Tuesday, March 15, 2011
Tuesday, North Shore
The waves were high today. Way high. Sunset and Banzai Pipeline were closed altogether. They were taped off like a crime scene. Waimea Bay was closed to swimmers. There were only a few surfing gurus out there, but still the lifeguards were on their bullhorns. Shark's Cove was all froth. The Young Amphibians were a little disappointed because they couldn't go in the water.
The surfers coming in said it was "different." They didn't seem to have had much fun.
The waves out on the reef in front of our rental were also high. The water gets shallow there; it's only about five or six feet deep even a few hundred yards away from shore. The waves don't break on the beach, but way out on the reef. I don't think people surf there at all. If they go under (and the waves can hold you under for a while, like minutes,) you could get torn up. It's great for snorkeling and splashing around, though, and safe for the Y.A.'s because it's calm from the sea-wall on out to the reef.
We cooked up food that we bought at the roadside places. The best things to eat here are not found in stores or restaurants, but from trucks. There are shrimp ponds on the northeast corner of the island at Kahuku and we passed them several times as we went back and forth from the famous beaches on the north shore. Open stands sell fresh fruit, too.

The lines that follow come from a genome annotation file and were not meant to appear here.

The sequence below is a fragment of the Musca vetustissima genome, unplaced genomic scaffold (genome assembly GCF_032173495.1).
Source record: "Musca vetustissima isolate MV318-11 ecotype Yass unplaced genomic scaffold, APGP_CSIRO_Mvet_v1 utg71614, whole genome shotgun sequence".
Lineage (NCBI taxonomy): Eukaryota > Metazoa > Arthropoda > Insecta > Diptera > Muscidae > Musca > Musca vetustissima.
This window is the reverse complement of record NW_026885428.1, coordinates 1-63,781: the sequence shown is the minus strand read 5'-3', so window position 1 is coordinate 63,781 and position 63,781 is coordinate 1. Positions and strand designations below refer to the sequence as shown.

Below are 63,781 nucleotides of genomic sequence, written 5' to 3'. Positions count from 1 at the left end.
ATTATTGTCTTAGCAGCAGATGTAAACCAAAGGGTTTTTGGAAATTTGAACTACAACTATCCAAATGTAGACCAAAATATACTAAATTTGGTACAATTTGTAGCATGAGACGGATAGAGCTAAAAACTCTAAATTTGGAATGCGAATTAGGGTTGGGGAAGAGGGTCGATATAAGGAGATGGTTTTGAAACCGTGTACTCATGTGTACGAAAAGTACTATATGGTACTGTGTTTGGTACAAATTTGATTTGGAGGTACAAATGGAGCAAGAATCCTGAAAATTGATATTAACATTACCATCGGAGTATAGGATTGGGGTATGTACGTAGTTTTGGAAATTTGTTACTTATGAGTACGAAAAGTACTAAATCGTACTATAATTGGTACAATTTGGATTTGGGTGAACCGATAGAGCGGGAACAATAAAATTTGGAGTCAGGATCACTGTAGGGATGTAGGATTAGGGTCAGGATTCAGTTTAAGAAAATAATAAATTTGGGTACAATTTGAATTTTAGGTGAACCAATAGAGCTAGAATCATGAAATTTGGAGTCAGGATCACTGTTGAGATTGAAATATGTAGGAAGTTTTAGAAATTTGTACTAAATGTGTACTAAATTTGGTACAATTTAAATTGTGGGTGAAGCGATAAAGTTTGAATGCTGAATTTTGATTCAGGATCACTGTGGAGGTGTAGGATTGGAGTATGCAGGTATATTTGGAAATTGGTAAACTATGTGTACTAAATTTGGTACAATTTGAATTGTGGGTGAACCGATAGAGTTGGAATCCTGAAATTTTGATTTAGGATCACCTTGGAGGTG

I have seen no Hispanic nor native southwestern faces here like you do in Phoenix but there's a great mix of people out and about. There have been several waves of immigration to Hawaii; from China, Japan, Korea, the Philippines, and the mainland. I've read that there are only about 9,000 people on the islands who are of original Hawaiian descent. As in Phoenix you hear a variety of languages; but unlike there, no Spanish.
Signage tends to be hand-painted.
Much of the housing here is in some mild state of disrepair upon close inspection. It's not an upscale area. As I mentioned before: think "chickens in the road." The climate must be rough on wooden homes, which is what they're almost all made of. Peeling paint, rusty vehicles, mud, but with lush tropical greenery. The beaches are immaculate.
Lava stones are used for outside walls that function as fences, but not as walls for homes. That's too bad because it's obviously a plentiful local material and quite beautiful.
There's a cute little medical center nearby. It has eleven(!) acute-care beds and ten long-term care beds. I currently work in a hospital roughly thirty times bigger than that. I don't think they need my services as a nurse here anyways.
I'd have better luck opening up a professional sign shop.
Posted by shrimplate at 9:24 PM